On 23-24 January, Dr Tamara Rathcke, Senior Lecturer in the Department of English Language and Linguistics, gave a talk and an undergraduate seminar at Kobe University, Japan. This was part of her Japan Society for the Promotion of Science fellowship.
In this talk, Tamara discussed her recent research that aims to understand what makes speech sound rhythmic by using a movement-based paradigm. She also presented an experiment with twenty-nine English-speaking participants who tapped in synchrony with, and after listening to, sentences of different length, and present some preliminary observations from cross-linguistic experiments with English, French and Japanese listeners who synchronised with their native and non-native languages.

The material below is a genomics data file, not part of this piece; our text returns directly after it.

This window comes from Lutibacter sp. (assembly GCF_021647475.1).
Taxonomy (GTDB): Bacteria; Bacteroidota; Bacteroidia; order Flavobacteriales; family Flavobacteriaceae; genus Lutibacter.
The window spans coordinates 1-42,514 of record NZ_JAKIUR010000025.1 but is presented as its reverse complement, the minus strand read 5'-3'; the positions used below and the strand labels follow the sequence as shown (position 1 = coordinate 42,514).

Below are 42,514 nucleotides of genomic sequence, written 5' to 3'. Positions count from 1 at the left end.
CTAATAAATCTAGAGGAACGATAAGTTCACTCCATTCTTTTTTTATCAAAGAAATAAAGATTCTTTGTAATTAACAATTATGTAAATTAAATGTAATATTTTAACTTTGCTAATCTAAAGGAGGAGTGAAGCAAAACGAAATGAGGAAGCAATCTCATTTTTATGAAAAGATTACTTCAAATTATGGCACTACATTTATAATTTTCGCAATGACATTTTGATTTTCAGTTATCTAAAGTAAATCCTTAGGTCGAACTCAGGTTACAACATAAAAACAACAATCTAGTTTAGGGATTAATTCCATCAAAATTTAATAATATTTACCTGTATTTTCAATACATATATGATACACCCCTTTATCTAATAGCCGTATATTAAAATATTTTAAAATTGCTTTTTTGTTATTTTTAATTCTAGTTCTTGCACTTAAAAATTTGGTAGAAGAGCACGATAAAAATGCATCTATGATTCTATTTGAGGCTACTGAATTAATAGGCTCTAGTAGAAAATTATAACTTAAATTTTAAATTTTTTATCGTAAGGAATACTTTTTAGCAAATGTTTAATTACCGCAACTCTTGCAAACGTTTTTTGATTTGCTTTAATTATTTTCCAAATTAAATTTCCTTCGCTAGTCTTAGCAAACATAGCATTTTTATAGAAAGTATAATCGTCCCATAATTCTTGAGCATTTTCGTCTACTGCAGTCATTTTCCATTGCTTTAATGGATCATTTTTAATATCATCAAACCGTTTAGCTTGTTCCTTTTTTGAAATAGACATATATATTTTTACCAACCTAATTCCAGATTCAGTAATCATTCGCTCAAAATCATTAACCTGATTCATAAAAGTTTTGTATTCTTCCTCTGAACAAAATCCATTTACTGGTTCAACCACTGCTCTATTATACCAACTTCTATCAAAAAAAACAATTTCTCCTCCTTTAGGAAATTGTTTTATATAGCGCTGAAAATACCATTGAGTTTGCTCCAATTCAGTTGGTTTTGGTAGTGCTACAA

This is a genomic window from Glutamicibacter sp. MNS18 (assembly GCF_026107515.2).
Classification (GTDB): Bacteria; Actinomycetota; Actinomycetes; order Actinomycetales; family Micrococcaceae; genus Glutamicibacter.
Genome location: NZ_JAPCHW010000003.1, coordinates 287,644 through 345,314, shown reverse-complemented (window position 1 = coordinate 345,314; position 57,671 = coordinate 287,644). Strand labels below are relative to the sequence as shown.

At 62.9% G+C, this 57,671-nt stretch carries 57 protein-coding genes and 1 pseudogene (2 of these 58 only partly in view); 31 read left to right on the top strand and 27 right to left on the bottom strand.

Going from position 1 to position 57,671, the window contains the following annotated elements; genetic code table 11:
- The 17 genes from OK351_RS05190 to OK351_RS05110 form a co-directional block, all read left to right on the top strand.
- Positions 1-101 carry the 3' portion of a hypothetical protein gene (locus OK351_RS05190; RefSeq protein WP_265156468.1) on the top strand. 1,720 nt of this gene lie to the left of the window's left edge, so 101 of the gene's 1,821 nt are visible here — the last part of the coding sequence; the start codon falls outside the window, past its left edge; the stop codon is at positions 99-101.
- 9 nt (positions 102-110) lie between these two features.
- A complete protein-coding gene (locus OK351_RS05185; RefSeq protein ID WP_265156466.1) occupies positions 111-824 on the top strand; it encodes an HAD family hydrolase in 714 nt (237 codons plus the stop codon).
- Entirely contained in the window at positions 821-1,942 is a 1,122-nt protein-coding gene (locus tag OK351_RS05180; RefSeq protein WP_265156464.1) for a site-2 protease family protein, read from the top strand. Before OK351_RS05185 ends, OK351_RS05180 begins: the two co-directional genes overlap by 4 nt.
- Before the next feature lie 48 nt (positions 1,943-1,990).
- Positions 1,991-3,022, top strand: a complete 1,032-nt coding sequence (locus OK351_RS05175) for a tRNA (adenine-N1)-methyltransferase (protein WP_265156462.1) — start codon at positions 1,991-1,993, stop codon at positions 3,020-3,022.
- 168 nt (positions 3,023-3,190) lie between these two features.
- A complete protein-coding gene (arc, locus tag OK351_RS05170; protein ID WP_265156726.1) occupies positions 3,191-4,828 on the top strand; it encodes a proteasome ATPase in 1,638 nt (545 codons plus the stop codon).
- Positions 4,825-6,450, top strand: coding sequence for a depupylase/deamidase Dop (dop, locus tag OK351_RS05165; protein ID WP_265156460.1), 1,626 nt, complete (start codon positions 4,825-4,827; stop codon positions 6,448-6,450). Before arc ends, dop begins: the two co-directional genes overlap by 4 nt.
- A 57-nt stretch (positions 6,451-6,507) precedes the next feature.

“I will discuss if, and what, we can learn about language rhythm from movement-based paradigms,” Tamara states, “For decades, the concept of rhythm in language has been controversially debated (Roach 1982, Cummins 2012). There is a great deal of disagreement on the unit, the definition, the study method and the sheer existence of rhythm in language (cf. Nolan & Jeon 2014). However, it has also been noted that previous studies did not involve the core feature of rhythm – its ability to entrain movement (Cummins 2009, 2012).”
“My major is linguistics, but it was my first time to take a class about linguistics in English,” one of the attendees said, “It was very interesting to learn about things in English which I had learned in Japanese. Thank you so much for coming to Kobe University and giving us an opportunity to take your class today!”